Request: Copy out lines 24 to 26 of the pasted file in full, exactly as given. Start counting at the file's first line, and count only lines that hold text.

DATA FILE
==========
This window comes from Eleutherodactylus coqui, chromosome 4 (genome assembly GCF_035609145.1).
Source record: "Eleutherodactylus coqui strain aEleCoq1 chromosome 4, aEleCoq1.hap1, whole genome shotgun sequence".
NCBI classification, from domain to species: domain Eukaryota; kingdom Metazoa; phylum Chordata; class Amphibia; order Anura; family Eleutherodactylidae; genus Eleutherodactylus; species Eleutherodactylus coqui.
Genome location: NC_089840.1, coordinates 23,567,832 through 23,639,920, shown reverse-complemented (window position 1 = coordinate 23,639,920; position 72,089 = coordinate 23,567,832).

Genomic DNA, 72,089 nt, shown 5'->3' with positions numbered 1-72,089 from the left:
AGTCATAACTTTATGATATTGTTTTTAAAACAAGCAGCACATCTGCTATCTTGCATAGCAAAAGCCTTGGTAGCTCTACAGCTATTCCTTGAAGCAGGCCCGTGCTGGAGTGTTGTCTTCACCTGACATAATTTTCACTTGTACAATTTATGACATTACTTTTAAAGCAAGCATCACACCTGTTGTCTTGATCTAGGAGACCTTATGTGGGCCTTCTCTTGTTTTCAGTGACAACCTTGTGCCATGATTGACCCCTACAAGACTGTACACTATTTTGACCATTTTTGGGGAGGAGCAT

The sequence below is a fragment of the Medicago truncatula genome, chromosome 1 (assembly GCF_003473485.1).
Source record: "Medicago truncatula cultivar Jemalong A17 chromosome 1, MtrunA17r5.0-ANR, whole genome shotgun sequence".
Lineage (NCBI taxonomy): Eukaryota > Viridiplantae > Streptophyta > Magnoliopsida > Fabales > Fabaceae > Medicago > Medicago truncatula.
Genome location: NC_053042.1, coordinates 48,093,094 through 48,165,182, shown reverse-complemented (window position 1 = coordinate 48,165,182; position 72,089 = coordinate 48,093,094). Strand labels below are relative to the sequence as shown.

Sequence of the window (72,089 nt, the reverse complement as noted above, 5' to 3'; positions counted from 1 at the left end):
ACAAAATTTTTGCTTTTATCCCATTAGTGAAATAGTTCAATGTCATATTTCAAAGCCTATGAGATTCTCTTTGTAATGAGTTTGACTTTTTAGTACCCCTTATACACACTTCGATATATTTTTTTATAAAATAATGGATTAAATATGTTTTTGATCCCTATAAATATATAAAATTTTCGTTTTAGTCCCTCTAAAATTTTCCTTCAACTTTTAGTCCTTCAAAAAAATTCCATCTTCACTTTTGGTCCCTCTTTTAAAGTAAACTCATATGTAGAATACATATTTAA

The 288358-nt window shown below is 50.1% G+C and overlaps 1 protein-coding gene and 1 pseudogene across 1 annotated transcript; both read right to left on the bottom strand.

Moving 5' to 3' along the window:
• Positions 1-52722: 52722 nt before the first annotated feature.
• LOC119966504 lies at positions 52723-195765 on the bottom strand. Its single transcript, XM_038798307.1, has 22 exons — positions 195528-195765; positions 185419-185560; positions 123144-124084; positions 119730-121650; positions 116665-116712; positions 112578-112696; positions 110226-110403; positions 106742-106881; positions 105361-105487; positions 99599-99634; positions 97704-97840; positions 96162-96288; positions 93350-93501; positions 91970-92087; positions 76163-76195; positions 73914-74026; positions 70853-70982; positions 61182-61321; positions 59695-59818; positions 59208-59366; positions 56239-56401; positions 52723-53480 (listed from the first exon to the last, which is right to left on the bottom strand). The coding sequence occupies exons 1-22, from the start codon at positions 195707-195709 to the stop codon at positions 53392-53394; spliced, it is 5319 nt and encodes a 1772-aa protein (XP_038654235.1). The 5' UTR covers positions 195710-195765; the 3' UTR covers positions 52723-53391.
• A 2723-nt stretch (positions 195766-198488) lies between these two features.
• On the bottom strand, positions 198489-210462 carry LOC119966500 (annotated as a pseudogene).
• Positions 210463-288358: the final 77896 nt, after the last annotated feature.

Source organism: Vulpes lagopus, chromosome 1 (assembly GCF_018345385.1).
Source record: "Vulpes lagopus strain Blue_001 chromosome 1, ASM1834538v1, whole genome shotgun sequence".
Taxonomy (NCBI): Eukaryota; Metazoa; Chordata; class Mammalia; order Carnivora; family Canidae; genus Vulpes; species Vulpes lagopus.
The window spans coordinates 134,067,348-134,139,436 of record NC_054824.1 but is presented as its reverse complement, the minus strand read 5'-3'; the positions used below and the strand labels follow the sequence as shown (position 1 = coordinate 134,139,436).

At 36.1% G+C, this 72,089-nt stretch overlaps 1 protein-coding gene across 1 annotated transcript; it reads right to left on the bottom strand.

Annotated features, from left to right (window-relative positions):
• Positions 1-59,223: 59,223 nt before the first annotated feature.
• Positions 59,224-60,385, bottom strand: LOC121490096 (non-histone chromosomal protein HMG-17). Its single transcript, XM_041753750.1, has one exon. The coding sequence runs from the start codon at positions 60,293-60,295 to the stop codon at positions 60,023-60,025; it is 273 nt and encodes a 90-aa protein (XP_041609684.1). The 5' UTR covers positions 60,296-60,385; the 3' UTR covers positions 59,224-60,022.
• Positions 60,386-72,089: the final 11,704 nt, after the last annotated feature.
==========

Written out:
At 36.1% G+C, this 72,089-nt stretch overlaps 1 protein-coding gene across 1 annotated transcript; it reads right to left on the bottom strand.

Annotated features, from left to right (window-relative positions):
• Positions 1-59,223: 59,223 nt before the first annotated feature.